BRUCKNER: Symphony No. 9, WAB 109
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Symphony No. 9
A mediaeval artisan might easily have kept a daily record of how manydifferent prayers he prayed and how often he repeated them. For a composer ofthe nineteenth century, with its belief in unstoppable progress and humansupremacy, to behave in this fashion is certainly unique. But Anton Bruckner,though accepting the harmonic and orchestral achievements of the Romanticperiod, did just that; he did not really belong to his time. Even less did hefit in with the Viennese environment into which he was transplanted for thelast 27 years of his life. The elegant and rather superficial society heencountered there must have thought the naive, badly dressed fellow with the'wrong' accent a rather pathetic oddity.
Bruckner had indeed come from a very different background. The littlevillage in Upper Austria, Ansfelden, where his father was a schoolmaster, wasnot far away from the great and beautiful monastery of St Florian. The youngBruckner followed in the footsteps of his father for a short time; but StFlorian possessed one of Europe's finest organs, and young Anton, whose talentfor music was discovered early, became an organist. The experience of hearingand playing this magnificent instrument became central to his whole life. Hespent many hours there, practising and improvising, and eventually his playingwas so exceptional that he made successful tours of France and England as anorgan virtuoso. He had lessons in theory and composition, and started composingfairly early in life, but he felt the need for more instruction in counterpointand became for several years a most diligent pupil of the famous Simon Sechter,visiting him every fortnight in Vienna. Many years earlier and shortly beforehis death, Schubert had also wanted to study counterpoint with Sechter, but ofcourse he was wrong; most of his life work was already done, and works such ashis early Mass in A flat showed him in no need of such lessons.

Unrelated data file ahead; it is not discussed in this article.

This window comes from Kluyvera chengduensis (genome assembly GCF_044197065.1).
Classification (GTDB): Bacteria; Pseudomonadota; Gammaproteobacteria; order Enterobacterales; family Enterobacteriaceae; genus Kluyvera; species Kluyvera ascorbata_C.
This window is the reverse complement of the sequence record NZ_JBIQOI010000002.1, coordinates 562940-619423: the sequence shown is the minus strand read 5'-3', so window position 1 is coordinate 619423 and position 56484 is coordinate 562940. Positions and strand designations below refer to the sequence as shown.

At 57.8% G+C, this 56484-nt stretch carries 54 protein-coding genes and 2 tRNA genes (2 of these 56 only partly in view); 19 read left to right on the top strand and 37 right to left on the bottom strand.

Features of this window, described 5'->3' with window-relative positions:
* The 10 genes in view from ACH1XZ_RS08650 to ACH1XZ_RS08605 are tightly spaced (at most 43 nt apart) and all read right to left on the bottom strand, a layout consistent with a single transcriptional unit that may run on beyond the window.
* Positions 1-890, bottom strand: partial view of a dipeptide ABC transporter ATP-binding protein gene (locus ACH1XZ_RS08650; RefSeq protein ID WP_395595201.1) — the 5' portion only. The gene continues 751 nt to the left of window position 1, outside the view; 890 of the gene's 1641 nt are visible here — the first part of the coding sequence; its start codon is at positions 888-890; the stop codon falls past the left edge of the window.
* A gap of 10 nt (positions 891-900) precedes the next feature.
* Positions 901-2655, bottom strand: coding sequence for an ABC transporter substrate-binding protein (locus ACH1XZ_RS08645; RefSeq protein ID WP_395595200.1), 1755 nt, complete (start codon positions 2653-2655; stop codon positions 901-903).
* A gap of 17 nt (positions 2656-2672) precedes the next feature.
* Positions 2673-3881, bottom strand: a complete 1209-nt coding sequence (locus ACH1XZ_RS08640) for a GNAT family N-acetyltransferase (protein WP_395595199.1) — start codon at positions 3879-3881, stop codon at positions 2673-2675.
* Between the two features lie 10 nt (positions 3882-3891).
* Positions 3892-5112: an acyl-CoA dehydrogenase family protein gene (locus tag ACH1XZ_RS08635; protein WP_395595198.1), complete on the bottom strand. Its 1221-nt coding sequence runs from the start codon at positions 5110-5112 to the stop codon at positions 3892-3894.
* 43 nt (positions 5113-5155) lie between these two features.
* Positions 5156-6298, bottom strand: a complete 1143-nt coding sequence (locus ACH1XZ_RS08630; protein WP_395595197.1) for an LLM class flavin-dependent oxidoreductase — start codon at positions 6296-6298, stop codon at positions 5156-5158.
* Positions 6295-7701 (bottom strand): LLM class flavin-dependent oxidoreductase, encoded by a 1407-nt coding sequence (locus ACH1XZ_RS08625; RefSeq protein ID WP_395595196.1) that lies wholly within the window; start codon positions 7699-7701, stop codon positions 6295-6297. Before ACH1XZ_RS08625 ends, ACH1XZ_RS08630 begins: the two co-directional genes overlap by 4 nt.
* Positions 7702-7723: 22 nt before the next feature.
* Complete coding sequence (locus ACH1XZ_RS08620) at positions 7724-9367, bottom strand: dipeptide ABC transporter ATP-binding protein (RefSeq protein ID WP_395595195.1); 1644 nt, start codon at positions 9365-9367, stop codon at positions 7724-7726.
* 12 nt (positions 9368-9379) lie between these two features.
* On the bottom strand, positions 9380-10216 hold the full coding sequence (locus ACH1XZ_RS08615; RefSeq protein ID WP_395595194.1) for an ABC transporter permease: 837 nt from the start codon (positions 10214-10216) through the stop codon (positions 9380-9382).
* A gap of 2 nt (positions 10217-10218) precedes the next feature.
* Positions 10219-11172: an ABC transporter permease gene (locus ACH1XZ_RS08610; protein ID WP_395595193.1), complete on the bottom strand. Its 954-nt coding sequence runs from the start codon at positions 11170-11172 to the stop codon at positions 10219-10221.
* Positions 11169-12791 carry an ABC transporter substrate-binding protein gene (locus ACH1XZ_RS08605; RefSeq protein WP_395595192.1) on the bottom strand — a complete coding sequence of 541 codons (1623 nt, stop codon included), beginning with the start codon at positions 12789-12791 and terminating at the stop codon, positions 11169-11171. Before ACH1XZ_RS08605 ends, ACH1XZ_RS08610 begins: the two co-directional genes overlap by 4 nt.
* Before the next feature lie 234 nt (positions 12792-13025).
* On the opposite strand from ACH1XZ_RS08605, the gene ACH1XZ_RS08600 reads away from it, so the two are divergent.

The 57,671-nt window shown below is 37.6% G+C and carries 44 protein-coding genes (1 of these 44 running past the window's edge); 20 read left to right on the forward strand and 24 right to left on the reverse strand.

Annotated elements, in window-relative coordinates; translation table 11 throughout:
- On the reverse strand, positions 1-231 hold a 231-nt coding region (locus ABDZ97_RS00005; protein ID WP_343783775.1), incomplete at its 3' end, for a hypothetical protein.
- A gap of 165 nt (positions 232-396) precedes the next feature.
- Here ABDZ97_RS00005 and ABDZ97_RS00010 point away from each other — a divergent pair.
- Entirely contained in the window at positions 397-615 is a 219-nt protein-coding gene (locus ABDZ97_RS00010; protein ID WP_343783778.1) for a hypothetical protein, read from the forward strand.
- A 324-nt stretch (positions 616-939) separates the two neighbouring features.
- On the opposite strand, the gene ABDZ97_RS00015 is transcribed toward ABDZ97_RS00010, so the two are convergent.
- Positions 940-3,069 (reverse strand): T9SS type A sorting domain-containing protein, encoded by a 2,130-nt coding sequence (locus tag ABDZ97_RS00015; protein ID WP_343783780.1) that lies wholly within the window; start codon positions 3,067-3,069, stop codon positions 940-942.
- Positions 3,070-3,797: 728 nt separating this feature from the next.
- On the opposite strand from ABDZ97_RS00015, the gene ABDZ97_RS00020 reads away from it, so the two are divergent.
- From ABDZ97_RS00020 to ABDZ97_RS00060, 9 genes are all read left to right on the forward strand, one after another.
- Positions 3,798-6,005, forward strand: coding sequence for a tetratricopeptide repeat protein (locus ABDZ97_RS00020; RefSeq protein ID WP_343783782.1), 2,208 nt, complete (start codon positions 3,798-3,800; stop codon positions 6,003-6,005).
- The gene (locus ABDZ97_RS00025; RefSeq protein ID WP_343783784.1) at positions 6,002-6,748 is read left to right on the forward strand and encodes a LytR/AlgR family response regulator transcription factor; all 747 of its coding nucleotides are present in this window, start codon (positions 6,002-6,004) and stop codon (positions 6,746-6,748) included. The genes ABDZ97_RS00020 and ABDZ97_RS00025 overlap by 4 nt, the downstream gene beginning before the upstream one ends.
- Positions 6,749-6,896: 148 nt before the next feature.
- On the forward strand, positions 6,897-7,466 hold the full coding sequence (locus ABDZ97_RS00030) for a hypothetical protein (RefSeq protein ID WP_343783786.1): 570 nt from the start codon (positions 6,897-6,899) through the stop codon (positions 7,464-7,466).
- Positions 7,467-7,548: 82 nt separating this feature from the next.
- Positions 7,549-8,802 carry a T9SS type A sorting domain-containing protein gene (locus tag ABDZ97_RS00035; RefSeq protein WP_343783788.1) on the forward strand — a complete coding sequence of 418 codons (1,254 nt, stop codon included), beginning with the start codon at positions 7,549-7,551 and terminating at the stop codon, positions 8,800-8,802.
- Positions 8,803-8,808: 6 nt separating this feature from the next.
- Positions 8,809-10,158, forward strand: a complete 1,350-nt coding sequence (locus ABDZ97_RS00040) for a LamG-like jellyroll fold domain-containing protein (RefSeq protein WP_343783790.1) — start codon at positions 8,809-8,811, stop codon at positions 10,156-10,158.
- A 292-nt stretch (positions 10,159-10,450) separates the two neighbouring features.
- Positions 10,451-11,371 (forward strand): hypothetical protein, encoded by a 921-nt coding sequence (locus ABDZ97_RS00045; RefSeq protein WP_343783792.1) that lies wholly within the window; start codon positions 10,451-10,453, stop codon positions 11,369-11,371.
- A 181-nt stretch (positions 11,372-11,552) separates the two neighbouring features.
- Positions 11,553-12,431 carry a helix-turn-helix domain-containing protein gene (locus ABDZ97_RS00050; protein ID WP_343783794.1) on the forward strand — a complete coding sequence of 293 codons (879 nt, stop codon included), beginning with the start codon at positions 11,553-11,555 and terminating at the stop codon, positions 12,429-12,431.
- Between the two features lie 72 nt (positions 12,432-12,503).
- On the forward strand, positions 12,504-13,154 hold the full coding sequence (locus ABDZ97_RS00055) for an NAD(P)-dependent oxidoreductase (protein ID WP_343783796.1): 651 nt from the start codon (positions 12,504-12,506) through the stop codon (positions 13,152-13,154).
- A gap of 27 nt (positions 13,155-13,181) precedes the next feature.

Sechter forbade Bruckner to compose a single note in order toconcentrate entirely on his innumerable exercises, and here Bruckner, who hadin the meantime advanced to the post of organist at Linz Cathedral, showed oneunfortunate trait of his character, perhaps acquired as an altar-boy: uttersubmission to those he considered his superiors. He obeyed. But when he hadfinished his instruction with Sechter and took lessons with the conductor ofthe local opera, Otto Kitzler, who introduced him to the magic world of Wagner,music poured out of him. Now forty, Bruckner composed his first masterpiece,the wonderful Mass in D minor, followed by two other great Masses, and SymphonyNo. 1. His reputation reached Vienna and he was appointed to succeedSechter as Professor of Music Theory.
Bruckner had ample reason to regret his move from Linz to Vienna. He,the fanatical admirer of Wagner, was innocently dragged into the rather sillyconflict between the followers of Brahms and those of his beloved Wagner. So hemade many enemies, most cruel of whom was the critic Eduard Hanslick, whomWagner caricatured as Beckmesser in Die Meistersinger. But thoughadversaries did him harm, his friends and admirers hurt his works much more.
All his young students were gifted Wagnerians and they thought Bruckner's musicneeded to sound more like Wagner, and that it needed other 'ministrations' suchas large cuts as well. They considered their beloved Master to be a 'geniuswithout talent'.